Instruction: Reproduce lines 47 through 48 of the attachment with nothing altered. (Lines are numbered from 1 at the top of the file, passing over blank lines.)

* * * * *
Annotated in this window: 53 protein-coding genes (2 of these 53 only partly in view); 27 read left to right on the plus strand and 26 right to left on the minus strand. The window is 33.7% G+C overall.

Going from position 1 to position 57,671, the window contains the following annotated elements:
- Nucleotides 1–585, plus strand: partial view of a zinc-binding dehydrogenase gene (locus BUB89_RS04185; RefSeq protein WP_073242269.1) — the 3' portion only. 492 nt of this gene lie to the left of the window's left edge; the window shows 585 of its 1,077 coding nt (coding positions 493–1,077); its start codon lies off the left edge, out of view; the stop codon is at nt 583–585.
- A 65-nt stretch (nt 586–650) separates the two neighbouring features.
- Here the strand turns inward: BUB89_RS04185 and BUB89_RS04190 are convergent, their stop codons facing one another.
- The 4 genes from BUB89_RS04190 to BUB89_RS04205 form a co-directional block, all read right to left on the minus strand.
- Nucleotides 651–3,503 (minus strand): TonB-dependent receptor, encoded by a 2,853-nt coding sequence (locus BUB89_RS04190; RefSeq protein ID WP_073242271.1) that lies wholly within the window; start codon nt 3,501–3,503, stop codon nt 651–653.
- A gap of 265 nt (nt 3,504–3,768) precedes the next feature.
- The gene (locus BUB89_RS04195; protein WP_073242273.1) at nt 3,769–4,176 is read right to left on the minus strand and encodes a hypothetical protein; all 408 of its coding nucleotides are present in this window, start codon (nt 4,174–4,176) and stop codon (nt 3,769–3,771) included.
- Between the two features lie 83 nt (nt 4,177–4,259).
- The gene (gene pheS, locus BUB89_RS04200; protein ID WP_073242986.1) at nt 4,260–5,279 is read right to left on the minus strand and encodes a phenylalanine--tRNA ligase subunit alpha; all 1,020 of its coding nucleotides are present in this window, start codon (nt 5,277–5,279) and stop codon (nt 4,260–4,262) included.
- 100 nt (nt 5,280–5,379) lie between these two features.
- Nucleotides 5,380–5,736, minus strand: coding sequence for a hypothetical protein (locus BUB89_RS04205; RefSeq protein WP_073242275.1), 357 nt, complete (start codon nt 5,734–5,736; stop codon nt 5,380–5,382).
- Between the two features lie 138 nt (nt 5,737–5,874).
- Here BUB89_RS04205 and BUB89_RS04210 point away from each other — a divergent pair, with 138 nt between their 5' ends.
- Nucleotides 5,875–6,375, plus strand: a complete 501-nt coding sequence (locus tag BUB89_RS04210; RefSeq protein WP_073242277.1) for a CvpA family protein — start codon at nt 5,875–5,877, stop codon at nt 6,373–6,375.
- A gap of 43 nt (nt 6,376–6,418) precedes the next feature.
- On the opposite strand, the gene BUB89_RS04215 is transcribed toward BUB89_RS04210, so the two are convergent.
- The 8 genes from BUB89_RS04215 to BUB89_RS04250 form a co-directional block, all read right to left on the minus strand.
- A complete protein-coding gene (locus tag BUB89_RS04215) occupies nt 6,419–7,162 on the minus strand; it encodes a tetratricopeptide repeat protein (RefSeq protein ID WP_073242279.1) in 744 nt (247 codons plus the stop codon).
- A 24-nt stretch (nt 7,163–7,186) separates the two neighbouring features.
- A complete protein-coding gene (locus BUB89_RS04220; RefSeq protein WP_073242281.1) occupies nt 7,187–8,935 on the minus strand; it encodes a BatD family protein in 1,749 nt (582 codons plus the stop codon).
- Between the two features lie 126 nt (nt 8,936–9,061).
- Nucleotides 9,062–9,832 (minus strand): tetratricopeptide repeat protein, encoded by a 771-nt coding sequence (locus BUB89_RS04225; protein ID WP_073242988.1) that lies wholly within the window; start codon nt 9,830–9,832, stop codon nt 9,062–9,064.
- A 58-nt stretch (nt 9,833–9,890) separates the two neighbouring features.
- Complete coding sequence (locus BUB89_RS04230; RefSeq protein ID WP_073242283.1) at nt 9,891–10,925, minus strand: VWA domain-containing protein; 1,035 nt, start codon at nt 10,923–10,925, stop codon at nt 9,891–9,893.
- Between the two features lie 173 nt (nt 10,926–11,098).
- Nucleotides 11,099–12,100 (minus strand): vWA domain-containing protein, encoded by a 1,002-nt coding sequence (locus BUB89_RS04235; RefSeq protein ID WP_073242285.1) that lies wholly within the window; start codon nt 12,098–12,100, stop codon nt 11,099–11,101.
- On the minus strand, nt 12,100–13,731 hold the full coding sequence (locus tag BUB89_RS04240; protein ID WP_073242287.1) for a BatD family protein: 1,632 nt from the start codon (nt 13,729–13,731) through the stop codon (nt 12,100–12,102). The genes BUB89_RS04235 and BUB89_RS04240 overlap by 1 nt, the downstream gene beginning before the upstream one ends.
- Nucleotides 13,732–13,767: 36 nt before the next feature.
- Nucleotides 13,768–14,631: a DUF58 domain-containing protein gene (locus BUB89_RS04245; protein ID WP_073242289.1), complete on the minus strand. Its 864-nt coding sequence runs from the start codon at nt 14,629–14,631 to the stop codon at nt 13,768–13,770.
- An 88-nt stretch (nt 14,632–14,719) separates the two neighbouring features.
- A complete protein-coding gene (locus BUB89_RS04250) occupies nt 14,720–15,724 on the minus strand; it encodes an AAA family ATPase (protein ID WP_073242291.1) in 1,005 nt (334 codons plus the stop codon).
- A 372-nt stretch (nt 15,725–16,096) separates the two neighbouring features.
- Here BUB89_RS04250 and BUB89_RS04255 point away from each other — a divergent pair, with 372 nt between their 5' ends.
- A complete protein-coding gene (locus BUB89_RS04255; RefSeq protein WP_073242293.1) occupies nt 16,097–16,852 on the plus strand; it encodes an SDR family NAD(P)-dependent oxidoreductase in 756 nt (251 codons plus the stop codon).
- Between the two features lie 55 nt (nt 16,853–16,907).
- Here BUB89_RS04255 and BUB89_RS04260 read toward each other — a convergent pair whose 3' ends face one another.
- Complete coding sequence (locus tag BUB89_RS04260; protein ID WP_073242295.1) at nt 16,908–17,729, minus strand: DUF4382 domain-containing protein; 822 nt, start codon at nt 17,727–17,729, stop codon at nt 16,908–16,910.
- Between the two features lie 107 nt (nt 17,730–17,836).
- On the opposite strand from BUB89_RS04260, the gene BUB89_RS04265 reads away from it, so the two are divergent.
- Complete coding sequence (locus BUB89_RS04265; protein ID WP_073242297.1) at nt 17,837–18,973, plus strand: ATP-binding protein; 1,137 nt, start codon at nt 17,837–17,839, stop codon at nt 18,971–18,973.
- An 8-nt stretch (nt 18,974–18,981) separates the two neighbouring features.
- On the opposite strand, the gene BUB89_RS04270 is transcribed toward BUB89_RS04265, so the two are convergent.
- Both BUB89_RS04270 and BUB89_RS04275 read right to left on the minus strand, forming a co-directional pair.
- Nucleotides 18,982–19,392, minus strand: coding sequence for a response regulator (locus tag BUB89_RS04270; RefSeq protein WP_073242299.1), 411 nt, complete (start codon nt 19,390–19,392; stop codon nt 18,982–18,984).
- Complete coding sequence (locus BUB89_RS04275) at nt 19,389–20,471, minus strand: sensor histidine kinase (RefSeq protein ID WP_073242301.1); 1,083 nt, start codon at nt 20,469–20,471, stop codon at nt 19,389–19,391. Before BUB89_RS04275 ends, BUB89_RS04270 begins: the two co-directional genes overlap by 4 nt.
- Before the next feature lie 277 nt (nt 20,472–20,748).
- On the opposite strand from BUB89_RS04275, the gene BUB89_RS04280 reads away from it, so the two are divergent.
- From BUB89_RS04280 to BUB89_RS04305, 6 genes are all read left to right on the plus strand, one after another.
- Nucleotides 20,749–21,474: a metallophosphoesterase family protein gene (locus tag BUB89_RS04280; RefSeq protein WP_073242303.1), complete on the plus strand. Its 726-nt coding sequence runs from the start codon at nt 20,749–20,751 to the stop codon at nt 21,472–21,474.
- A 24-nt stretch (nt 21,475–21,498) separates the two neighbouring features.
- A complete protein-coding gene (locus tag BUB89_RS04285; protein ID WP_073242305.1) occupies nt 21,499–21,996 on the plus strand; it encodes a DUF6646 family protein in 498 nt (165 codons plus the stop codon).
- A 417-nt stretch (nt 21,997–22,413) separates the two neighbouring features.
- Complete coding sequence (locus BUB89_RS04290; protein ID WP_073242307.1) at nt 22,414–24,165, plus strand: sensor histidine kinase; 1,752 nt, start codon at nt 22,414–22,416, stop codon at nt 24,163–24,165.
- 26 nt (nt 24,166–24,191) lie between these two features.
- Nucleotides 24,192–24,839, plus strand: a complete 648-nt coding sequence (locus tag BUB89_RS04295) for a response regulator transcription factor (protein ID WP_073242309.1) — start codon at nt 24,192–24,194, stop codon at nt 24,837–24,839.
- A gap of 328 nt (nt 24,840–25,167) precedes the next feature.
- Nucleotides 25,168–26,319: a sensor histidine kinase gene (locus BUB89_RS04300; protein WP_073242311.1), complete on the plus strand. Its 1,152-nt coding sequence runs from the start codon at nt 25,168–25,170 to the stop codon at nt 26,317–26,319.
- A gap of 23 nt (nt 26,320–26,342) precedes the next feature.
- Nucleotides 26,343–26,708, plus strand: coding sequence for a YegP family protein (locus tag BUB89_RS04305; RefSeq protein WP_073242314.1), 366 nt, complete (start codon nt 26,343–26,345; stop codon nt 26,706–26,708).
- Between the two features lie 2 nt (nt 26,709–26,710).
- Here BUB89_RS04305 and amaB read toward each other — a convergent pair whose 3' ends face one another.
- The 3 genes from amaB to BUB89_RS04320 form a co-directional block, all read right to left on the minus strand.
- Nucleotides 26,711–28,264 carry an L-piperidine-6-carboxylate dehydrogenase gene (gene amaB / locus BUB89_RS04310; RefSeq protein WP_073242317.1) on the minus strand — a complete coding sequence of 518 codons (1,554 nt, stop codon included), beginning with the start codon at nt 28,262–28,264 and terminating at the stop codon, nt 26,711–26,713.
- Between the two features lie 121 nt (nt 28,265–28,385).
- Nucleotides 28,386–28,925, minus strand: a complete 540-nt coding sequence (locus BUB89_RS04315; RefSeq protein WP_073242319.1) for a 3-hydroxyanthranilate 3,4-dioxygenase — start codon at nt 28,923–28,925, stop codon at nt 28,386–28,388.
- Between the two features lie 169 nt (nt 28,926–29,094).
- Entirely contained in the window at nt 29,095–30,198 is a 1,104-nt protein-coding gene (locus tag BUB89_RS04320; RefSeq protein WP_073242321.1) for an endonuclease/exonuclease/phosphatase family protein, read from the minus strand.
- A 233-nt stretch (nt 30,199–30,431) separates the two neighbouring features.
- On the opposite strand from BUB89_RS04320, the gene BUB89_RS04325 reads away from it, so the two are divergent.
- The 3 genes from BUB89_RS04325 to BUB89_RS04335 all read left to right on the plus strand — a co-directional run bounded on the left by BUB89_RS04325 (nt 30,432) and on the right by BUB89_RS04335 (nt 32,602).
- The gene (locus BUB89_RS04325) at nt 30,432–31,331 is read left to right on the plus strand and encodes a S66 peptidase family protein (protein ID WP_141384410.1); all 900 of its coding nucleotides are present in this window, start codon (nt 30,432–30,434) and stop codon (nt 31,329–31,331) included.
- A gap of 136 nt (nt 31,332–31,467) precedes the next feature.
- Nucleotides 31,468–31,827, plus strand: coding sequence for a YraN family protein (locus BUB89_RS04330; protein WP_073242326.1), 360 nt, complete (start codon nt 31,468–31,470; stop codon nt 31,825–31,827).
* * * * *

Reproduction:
- Complete coding sequence (locus BUB89_RS04275) at nt 19,389–20,471, minus strand: sensor histidine kinase (RefSeq protein ID WP_073242301.1); 1,083 nt, start codon at nt 20,469–20,471, stop codon at nt 19,389–19,391. Before BUB89_RS04275 ends, BUB89_RS04270 begins: the two co-directional genes overlap by 4 nt.
- Before the next feature lie 277 nt (nt 20,472–20,748).